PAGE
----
In an executive session, the City Manager Selection Committee on Wednesday chose four finalists for Homer City Manager. All the finalists will be interviewed telephonically by the Homer City Council in a special meeting starting at 5 p.m. Monday in the Cowles Council Chambers, City Hall.
The finalists, in order of interviews, are:
• Jeffrey Trinker, executive director of support services, city of Rosenberg, Texas;
• Chris Johnson, former deputy executive director, Port of Anacortes, Anacortes, Wash.;
• Douglas Isaacson, former state representative, District 1, North Pole;
• Carey Meyer, Public Works Director, Homer.
Although Meyer lives in Homer, to keep the interviews fair and on the same level, he will be interviewed telephonically.
Interim City Manager Marvin Yoder currently serves in the job under a six-month appointment. Yoder did not apply for the permanent position.
Citizens can comment at the end of the interviews on Monday in the “comments of the audience” section of the meeting. Comment forms also will be available for people to make written comments.
Trinker has worked for the city of Rosenberg as executive director of support services since June 2013 and before that worked for the city as assistant economic development director since 2010. From 2008-10 he was a management assistant for the city of Sugarland, Texas. Trinker graduated in 2007 with a master of arts in political science from the University of Tennessee, Knoxville, and with a bachelor of science in international affairs from Florida State University, Tallahassee.
Johnson was deputy executive director from 2012-14 and director of administration from 2007-12 for the Port of Anacortes, Wash. He graduated in 1998 with a masters of business administration from Western Washington University, Bellingham, and in 1993 with a bachelor of arts with a minor in international relations from Brigham Young University, Provo, Utah.
Isaacson was a state representative for House District 1, North Pole, from 2013-15. He lost to Rep. Tammie Wilson in the Republican Party nomination last August after redistricting put both legislators in the same district, House District 3. From 2006-12 he was mayor of North Pole, which has a strong mayor-city manager form of executive administration. Before that he worked as president of Gold Coast Mortgage in Fairbanks. He graduated with a masters of divinity from Western Seminary, Portland, Ore., and with a bachelor of arts in linguistics from the University of Washington, Seattle. His resume does not list dates of graduation. He served as a Russian instructor in the U.S. Air Force from 1975-81.
Meyer is most familiar to Homer residents as the Public Works Director, a job he’s held since 1999. A professional engineer, Meyer previously worked as project engineer for HBE Corporation in Eagle, Colo., as a senior project engineer for Leedshill-Herkenhoff in Albuquerque, N.M., and associate vice president for Arctic Slope Consulting Group, Anchorage. He graduated in 2008 with a master’s degree in public administration from the University of Alaska Juneau and in 1976 with a bachelor of science in civil engineering from the University of Missouri, Rolla.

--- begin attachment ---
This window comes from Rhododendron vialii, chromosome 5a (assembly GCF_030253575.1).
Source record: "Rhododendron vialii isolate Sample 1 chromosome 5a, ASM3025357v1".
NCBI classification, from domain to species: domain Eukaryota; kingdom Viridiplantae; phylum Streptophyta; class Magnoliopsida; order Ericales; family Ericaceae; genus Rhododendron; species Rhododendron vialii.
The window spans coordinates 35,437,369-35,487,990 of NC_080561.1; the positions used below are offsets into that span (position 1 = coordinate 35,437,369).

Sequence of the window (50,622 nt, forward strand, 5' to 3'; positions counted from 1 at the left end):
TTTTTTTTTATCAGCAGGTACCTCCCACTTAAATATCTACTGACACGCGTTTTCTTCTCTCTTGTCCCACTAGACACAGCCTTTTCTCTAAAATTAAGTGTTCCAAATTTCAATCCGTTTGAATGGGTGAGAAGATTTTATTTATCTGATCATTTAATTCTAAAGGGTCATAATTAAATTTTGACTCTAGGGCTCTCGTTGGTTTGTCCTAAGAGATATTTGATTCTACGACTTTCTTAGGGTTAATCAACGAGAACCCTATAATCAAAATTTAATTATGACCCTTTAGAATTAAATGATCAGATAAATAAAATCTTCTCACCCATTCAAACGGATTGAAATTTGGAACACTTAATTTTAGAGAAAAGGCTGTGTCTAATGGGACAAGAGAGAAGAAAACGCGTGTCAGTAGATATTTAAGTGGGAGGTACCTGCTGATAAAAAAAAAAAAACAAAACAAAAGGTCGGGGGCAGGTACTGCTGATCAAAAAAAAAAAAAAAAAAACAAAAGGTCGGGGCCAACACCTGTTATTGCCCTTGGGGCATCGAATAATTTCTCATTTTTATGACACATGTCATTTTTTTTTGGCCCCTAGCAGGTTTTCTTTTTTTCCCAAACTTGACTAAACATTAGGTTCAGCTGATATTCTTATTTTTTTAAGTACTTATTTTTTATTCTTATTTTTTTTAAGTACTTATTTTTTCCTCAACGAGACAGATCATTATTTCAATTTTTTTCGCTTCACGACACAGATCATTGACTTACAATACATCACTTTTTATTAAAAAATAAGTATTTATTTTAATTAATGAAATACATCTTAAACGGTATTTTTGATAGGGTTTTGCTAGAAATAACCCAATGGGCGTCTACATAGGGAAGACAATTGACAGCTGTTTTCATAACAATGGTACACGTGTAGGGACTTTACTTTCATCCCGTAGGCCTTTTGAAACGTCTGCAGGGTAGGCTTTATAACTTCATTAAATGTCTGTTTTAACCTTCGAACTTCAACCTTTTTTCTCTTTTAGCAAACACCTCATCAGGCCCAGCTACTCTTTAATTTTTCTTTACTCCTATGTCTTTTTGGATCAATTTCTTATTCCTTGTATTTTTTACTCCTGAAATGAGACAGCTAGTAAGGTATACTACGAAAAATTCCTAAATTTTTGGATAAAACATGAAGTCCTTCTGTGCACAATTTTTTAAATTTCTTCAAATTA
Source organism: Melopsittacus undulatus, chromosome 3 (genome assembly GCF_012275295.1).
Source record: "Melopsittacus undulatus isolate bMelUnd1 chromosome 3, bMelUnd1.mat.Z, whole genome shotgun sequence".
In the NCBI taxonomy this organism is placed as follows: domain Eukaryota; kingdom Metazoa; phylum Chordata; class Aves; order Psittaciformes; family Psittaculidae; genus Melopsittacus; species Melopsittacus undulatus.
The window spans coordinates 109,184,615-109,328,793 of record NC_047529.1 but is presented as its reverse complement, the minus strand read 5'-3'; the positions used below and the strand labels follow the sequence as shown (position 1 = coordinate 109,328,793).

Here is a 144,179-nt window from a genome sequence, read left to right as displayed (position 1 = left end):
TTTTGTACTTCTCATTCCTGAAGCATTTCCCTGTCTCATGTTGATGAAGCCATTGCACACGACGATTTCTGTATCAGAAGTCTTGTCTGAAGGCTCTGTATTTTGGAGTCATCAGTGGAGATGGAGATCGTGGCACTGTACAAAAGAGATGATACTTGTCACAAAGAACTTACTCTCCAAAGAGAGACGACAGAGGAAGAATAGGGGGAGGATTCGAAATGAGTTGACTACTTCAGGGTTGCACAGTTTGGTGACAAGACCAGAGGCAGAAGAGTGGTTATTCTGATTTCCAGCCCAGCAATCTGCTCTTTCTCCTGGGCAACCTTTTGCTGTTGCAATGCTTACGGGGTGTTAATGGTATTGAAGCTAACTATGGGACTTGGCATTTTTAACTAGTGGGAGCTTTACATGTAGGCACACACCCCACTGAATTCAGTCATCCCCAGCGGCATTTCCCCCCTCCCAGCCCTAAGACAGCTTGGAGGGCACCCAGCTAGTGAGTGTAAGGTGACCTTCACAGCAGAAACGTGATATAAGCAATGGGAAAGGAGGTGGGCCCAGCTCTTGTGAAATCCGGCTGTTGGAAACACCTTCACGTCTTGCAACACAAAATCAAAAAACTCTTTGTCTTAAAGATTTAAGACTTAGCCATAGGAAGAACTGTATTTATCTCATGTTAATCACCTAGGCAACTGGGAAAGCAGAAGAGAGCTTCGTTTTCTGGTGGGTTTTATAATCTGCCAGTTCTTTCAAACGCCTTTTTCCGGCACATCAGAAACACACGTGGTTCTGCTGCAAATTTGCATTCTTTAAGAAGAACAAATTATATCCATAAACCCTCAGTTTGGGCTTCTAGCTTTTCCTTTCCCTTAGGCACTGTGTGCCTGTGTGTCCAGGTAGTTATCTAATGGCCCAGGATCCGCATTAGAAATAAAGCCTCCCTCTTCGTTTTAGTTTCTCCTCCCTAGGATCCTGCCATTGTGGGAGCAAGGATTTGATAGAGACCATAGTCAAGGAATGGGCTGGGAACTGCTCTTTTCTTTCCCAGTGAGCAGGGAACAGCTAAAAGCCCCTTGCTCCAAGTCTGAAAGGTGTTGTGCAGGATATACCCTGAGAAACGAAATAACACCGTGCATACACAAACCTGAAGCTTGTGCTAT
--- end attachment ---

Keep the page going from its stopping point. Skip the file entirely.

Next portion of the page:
Resumes for the applicants are available on the city of Homer website at www.cityofhomer-ak.gov/citycouncil/city-manager-finalists-announced.
On its Monday meeting agenda is a motion for the council to meet in executive session after the telephonic interviews and public comments. The City Manager Selection Committee met in executive session on Wednesday to discuss candidates and make its selection.
Alaska’s Open Meetings Act, AS 44.62.310 (b), says “Action may not be taken at an executive session, except to give direction to an attorney or labor negotiator regarding the handling of a specific legal matter or pending labor negotiations.”
After the Jan. 14 City Manager Selection Committee meeting, City Clerk Jo Johnson sought advice from City Attorney Thomas Klinkner on if the deliberations on city manager candidates could be held in executive session. In a memo, Klinkner wrote that the council could meet in public session for the entire city manager selection process. Klinkner advised that the council could meet in executive session “to consider ‘subjects that tend to prejudice the reputation and character of any person, provided the person may request a public discussion.’ The Council may elect to meet in executive session to discuss the merits of city manager candidates under this authority.”
If the council did meet in executive session, it must notify the city manager candidates that it intends to do so, and if the candidate requests a public session, the discussion would be in public, Klinkner said in the memo.
Klinkner’s advice does not strictly follow a 1982 Alaska Supreme Court decision, City of Kenai v. Kenai Peninsula Newspapers and Municipality of Anchorage v. Anchorage Daily News. In the Kenai Peninsula Newspapers decision, the Peninsula Clarion sought to make discussion of city manager applicants public. The Alaska Supreme Court found that “an applicant’s reputation will not be damaged by a public discussion of his or her qualifications relating to experience, education and background or by a comparison of them with those of other candidates.” The court did say there was a risk that a discussion “of personal characteristics and habits may well carry a risk that the applicant’s reputation will be compromised” and found that under its interpretation of the Open Meetings Act the Kenai City Council could “meet in executive session while discussing the personal characteristics of the applicants.”
Michael Armstrong can be reached at email@example.com.